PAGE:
Dhati Walel is a newly established National Park in Ethiopia with little ecological information. The area is believed to be rich in faunal diversity (Gonfa et al. 2015). However, there is an accelerated reduction in its faunal diversity including avian species as a result of man-made pressure and activities, such as uncontrolled hunting, habitat destruction for agricultural expansion, pressure by domestic animals and heavy encroachment by human being.  Knowledge about avian diversity, distribution and relative abundance is very essential for the development of sound management plan for a given protected area. However, no research has been carried out to investigate the diversity, distribution and relative abundance of avian species of Dhati Walel National Park. Thus, this study was carried out with the objective of gathering baseline information on the diversity, distribution and relative abundance of the avian fauna of the area.
2 Materials and Methods
2.1 Study area
Dhati Walel National Park (established in 2010) is located in western lowlands of Ethiopia, about 647 km from Addis Ababa, the capital city of Ethiopia (OFWE, 2012). The park lies between the coordinates of 67° 55' 49'' to 72° 45' 03'' E and 10° 05' 25'' to 10° 51' 01''N, covering an area of about 1035 km2 (103,500 ha) (OFWE, 2012). The elevation in the Park ranges from1390m around Dhati River to 1500m at the peak of mount Walel. There are four major habitat types: wetland, woodland, riverine forest and grassland. The mean monthly maximum temperature of the area ranges between 270 C and 290 C and the mean minimum temperature of the area ranges between150 C and 170 C. The mean annual rainfall of the area is 1 350 mm (Figure 1).


Figure 1 Location Dhati Walel National Park and study sites


2.2 Method
Wetland, woodland and riverine forest were surveyed in this particular study. To make the results representative, 20 to 25% of each habitat was assessed as suggested by Bibby et al., (1992). Wetland and woodland habitats were surveyed using the method of line transects while point count method was used in the riverine forest (Buckland et al., 2001). For the three blocks of wetland randomly selected (Burka Sabato, Doleti and Dhati), twenty lines transects, seven line transects each for Burka Sabato and Doleti and six transects for Dhati were laid. For the three blocks randomly selected from woodland (Bada Toko, Tullu Shimala and Kumbabe), twenty line transects, eight transects for Bada Toko, nine transects for Tullu Shimala and three line transects for Kumbabe were established. The length of transects varied based on the size and accessibility of the block sampled. Accordingly, in wetland, the length of transects was 2 km and in the woodland the length was 1.5 km. Bird species were recorded by walking at the center of a line transect from both right and left. Line transects were 250-300 m apart to avoid double counting (Hostler and Martin, 2006) and were placed by random sampling approach in which transect placement was proportional to the area of the habitat type (Bibby et al., 1998; Lambert et al., 2009).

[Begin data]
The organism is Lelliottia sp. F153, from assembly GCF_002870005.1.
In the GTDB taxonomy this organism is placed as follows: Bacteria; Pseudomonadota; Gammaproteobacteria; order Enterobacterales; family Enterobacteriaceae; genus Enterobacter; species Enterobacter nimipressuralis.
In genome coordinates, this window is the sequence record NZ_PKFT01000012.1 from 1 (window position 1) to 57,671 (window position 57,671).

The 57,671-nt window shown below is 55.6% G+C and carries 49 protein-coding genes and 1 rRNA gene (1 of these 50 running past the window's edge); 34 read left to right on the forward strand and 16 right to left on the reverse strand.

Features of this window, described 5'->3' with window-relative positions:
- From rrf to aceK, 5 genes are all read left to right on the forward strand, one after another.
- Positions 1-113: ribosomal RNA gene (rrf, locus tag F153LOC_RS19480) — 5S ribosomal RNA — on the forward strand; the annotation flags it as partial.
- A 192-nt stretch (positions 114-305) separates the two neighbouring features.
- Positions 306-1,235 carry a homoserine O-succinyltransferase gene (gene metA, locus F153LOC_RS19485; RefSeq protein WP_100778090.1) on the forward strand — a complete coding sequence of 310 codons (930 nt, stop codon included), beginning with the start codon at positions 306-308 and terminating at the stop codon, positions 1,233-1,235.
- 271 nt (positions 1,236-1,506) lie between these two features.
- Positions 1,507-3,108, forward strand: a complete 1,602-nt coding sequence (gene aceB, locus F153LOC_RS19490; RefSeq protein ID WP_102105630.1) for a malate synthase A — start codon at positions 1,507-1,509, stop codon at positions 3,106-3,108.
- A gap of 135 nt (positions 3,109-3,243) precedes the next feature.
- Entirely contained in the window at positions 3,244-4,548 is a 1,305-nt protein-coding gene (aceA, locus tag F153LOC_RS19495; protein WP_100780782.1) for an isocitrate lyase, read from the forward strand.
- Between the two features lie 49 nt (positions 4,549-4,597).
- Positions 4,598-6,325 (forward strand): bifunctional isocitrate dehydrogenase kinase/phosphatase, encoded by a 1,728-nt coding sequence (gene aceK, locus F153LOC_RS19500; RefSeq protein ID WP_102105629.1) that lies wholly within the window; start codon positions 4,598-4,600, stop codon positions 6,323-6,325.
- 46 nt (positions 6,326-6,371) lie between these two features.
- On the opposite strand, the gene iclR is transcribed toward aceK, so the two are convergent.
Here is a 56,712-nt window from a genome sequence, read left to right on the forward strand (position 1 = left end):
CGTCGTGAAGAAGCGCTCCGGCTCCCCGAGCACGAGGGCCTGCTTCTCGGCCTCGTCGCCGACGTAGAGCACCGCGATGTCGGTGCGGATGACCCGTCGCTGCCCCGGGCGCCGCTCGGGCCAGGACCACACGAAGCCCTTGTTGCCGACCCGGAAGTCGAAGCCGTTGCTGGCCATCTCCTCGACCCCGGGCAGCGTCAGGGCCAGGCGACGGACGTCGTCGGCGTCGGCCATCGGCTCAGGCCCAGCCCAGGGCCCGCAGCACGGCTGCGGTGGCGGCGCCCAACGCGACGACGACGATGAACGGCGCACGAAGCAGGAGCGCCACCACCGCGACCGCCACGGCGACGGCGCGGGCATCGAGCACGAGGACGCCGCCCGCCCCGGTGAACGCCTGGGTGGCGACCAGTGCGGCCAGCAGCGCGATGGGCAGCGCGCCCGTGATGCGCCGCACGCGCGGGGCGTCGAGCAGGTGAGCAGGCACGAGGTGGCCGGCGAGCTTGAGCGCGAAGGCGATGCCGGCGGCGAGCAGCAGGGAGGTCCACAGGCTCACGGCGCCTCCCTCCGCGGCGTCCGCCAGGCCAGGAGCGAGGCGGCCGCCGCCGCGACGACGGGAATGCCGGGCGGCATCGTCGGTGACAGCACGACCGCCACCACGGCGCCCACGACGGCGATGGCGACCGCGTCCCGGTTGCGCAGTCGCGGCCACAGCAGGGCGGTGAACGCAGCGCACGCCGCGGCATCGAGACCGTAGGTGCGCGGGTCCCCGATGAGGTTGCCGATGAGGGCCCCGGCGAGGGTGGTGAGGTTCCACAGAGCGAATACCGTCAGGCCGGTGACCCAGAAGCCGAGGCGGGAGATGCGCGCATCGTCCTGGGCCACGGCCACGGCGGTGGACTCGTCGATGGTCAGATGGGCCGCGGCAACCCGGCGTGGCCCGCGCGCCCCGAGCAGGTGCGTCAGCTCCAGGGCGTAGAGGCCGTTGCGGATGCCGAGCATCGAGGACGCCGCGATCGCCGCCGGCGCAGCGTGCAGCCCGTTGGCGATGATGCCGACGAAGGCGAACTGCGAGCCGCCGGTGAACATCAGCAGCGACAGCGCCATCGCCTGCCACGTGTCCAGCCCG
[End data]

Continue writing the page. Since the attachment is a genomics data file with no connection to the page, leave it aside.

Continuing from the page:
For each of the two blocks of riverine forest randomly selected (Kiltu Banti and Lophi), a total of thirty point count stations; fifteen point count stations in each block were laid. All the thirty point count stations were surveyed four times (two times both in the wet and dry seasons) during the study period. The Point count stations in a sample block were 200m apart to avoid double counting (Ralph et al. 1985). To minimize disturbance during count, a waiting period of 3 to 5 minutes prior to counting were applied (Hosteler, 2001).
Two sessions of data collection were carried out for both wet and dry seasons. For the wet season, data was collected from July to September 2013 for first session and March to May 2014 for second session. First session of data collection for the dry season was carried out from November to December 2013 and from January to February 2014 for the second session. Data were collected early in the morning from 6:30 a.m. to 10:00 a.m. and late in the afternoon from 3:30 p.m. to 6:00 p. m (Spencer, 1963; Centerbury et al., 2000). Birds flying over the area were also observed to identify species. For larger flocks and for rapidly moving flocks, members of individual species were recorded by estimation methods (Bibby et al., 1998). Common methods when estimating very large flock is to count, say 10, 20, 50, 100, or 500 birds and then estimate the proportion of the larger flock were used. Species observed during the survey were identified and taxonomically classified following Sinclair and Ryan (2003), Avibase: Bird Checklist of the World (Lepage, 2013) and Avibase; Bird checklists of the world (Lepage, 2008). Photographs were taken for further confirmation of species.
2.3 Data Analysis